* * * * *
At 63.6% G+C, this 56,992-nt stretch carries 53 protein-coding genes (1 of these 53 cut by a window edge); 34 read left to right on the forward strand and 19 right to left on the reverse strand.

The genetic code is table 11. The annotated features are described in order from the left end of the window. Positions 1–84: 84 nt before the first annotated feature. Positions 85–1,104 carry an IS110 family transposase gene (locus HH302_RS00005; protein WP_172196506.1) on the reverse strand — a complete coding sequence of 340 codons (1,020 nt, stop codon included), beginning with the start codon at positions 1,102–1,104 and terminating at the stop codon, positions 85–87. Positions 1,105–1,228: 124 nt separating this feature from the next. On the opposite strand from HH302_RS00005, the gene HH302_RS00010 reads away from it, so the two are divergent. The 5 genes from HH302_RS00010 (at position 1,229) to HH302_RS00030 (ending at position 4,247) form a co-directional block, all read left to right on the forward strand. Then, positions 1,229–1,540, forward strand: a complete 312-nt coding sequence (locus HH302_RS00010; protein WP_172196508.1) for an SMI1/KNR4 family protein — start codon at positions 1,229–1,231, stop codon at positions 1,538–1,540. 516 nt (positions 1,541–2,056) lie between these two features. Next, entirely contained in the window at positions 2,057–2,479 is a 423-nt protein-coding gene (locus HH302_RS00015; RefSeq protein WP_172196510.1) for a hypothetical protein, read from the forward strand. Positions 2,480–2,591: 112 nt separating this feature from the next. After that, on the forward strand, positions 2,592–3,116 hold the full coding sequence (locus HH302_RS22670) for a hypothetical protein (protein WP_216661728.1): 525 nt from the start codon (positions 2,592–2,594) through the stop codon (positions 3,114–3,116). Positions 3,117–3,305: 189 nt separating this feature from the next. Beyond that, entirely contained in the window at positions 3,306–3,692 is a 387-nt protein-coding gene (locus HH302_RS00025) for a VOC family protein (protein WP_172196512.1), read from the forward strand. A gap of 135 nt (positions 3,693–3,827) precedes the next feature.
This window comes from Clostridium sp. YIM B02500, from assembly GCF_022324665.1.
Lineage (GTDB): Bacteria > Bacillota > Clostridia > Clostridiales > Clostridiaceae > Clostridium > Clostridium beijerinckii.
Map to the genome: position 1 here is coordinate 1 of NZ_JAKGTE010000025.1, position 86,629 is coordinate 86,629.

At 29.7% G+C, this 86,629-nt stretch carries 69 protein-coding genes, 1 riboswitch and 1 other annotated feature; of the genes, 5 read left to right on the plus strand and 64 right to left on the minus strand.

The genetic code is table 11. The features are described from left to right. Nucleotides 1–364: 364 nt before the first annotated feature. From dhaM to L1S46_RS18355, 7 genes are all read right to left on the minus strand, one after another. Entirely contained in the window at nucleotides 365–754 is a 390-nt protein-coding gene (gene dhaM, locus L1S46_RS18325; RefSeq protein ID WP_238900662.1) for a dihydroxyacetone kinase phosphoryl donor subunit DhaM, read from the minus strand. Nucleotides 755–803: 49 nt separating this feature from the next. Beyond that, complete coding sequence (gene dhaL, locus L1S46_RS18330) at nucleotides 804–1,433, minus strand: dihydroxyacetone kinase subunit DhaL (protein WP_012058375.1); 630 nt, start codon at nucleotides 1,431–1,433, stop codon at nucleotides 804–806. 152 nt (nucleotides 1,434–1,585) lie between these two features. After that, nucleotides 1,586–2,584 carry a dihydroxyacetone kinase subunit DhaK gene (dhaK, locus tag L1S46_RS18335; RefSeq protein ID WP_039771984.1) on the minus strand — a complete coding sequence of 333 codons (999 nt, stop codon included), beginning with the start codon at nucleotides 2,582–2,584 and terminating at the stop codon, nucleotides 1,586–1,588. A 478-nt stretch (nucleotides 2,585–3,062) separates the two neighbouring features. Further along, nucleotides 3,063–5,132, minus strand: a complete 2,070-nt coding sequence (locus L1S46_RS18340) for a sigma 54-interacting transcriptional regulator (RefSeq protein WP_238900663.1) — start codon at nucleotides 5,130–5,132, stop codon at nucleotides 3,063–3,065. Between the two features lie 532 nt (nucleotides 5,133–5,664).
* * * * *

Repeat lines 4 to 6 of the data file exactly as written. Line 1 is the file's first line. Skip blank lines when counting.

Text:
Lineage (GTDB): Bacteria > Bacillota > Clostridia > Clostridiales > Clostridiaceae > Clostridium > Clostridium beijerinckii.
Map to the genome: position 1 here is coordinate 1 of NZ_JAKGTE010000025.1, position 86,629 is coordinate 86,629.

At 29.7% G+C, this 86,629-nt stretch carries 69 protein-coding genes, 1 riboswitch and 1 other annotated feature; of the genes, 5 read left to right on the plus strand and 64 right to left on the minus strand.